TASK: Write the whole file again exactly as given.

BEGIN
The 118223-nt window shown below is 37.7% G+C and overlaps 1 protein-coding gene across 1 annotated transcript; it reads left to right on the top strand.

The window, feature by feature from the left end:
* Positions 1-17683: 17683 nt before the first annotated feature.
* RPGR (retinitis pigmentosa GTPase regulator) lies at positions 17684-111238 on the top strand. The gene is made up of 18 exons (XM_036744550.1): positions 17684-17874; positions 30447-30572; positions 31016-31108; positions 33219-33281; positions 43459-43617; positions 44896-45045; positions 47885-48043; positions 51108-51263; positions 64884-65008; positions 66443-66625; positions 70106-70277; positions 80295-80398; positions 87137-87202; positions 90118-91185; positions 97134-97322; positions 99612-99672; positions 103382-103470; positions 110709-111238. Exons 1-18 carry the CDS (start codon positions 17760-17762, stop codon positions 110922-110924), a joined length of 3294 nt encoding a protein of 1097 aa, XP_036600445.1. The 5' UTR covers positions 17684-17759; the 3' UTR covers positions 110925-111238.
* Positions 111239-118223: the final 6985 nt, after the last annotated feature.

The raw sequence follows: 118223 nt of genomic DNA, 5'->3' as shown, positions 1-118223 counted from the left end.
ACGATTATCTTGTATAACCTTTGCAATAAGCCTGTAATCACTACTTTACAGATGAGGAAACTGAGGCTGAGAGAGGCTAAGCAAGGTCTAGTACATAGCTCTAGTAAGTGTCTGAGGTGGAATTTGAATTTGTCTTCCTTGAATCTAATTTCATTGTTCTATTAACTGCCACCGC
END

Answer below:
The 118223-nt window shown below is 37.7% G+C and overlaps 1 protein-coding gene across 1 annotated transcript; it reads left to right on the top strand.

The window, feature by feature from the left end:
* Positions 1-17683: 17683 nt before the first annotated feature.
* RPGR (retinitis pigmentosa GTPase regulator) lies at positions 17684-111238 on the top strand. The gene is made up of 18 exons (XM_036744550.1): positions 17684-17874; positions 30447-30572; positions 31016-31108; positions 33219-33281; positions 43459-43617; positions 44896-45045; positions 47885-48043; positions 51108-51263; positions 64884-65008; positions 66443-66625; positions 70106-70277; positions 80295-80398; positions 87137-87202; positions 90118-91185; positions 97134-97322; positions 99612-99672; positions 103382-103470; positions 110709-111238. Exons 1-18 carry the CDS (start codon positions 17760-17762, stop codon positions 110922-110924), a joined length of 3294 nt encoding a protein of 1097 aa, XP_036600445.1. The 5' UTR covers positions 17684-17759; the 3' UTR covers positions 110925-111238.
* Positions 111239-118223: the final 6985 nt, after the last annotated feature.

The raw sequence follows: 118223 nt of genomic DNA, 5'->3' as shown, positions 1-118223 counted from the left end.
ACGATTATCTTGTATAACCTTTGCAATAAGCCTGTAATCACTACTTTACAGATGAGGAAACTGAGGCTGAGAGAGGCTAAGCAAGGTCTAGTACATAGCTCTAGTAAGTGTCTGAGGTGGAATTTGAATTTGTCTTCCTTGAATCTAATTTCATTGTTCTATTAACTGCCACCGC